Photo: Courtesy of Hawai‘i Medical College
The definition of nontraditional students is broad, and actually varies from school to school. It might indicate ages 25 and up, or ages 30 and up, or have other factors attached, such as marital status, military service or whether someone has previously entered and left undergrad programs. And, anyway, “It’s a bit of misnomer,” says Tom Kaplan, the dean of the School of Graduate and Professional Studies at Wittenberg University, in Springfield, Ohio. “It’s at odds with the idea of lifelong learning. We’re looking to ways to open the doorway wider between traditional and nontraditional status.”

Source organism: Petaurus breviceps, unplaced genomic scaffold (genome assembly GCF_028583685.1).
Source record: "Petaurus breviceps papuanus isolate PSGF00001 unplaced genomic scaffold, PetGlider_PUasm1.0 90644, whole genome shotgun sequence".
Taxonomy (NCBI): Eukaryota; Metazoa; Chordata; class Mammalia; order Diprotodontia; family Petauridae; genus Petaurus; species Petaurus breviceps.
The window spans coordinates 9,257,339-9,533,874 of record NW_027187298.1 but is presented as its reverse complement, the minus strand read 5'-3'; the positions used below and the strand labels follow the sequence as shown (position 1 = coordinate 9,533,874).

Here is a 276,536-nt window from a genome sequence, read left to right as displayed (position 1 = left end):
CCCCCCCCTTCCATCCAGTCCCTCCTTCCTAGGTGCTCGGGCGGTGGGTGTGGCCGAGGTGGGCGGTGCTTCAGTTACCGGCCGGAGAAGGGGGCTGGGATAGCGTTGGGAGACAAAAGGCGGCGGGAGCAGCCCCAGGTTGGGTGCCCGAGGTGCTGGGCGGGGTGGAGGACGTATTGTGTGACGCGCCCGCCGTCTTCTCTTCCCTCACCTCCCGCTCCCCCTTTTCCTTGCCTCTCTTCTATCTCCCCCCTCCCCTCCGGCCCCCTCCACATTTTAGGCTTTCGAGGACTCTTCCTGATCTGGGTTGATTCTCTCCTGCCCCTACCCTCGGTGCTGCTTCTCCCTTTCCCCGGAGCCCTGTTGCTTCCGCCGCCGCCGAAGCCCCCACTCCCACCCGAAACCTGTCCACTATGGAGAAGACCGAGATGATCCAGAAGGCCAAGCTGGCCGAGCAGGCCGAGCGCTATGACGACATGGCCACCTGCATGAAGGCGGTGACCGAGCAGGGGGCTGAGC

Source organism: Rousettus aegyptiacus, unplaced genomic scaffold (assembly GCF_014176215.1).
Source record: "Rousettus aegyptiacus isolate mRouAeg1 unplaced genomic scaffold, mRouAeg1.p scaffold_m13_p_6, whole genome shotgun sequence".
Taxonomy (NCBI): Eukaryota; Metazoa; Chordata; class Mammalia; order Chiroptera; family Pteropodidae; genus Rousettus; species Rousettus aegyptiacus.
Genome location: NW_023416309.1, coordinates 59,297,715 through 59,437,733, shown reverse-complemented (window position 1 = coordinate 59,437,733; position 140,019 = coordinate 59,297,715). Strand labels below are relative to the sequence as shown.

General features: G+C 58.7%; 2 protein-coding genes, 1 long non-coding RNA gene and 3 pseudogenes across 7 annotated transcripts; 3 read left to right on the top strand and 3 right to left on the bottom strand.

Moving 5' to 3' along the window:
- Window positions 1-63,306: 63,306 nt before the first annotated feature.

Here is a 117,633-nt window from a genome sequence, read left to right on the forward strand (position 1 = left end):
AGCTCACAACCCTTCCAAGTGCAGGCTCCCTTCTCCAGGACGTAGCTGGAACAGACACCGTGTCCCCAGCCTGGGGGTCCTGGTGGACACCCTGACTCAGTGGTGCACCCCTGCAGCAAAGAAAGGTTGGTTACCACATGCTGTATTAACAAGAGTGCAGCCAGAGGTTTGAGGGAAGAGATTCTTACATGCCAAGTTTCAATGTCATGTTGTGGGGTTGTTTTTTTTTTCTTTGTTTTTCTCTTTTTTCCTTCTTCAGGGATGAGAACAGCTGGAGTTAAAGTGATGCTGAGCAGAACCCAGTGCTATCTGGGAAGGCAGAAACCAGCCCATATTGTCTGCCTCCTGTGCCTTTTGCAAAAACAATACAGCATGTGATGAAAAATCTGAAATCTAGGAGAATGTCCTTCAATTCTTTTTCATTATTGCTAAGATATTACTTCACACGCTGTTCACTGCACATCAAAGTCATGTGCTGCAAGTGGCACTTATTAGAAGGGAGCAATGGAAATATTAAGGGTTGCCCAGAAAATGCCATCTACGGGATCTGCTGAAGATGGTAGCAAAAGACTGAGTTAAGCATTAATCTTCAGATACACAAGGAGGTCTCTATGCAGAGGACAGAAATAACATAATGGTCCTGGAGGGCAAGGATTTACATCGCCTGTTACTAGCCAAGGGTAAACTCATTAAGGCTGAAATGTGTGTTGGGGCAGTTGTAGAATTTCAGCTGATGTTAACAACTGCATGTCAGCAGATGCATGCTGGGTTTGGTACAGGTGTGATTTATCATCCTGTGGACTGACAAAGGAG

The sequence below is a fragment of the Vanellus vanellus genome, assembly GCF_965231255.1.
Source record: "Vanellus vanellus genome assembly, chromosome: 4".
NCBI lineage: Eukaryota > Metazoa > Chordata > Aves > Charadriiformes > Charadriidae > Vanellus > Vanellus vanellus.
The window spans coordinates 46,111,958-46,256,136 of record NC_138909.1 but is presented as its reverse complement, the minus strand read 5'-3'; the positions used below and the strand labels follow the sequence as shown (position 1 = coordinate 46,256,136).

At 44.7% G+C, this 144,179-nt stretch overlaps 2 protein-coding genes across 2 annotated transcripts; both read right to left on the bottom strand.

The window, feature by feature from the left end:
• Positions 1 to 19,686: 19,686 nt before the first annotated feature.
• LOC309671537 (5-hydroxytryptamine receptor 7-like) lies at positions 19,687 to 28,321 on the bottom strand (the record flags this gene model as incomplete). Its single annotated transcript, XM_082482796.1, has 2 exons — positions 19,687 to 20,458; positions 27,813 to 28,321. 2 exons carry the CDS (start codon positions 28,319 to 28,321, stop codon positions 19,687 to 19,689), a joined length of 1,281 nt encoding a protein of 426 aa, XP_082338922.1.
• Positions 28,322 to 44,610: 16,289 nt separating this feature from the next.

Overall, people are taking longer to graduate, and a rise in nontraditional students is part of this trend. After all, life happens. “People might struggle when they are 19 and come back when they are 25,” says Kaplan. Other students are working professionals who also have to juggle family responsibilities, whether elder care or child care.
Finding the Right Fit—and Balance
Some nontraditional students lack confidence, concerned, perhaps, that they struggled earlier in their academic journey. Others worry that technology has changed too much, or that they will be stigmatized due to their age. Remember that you have things to offer, too. “You have greater self-discipline, perspective and drive,” says Kaplan. “Going to school isn’t an idle decision, so know that you can do this.”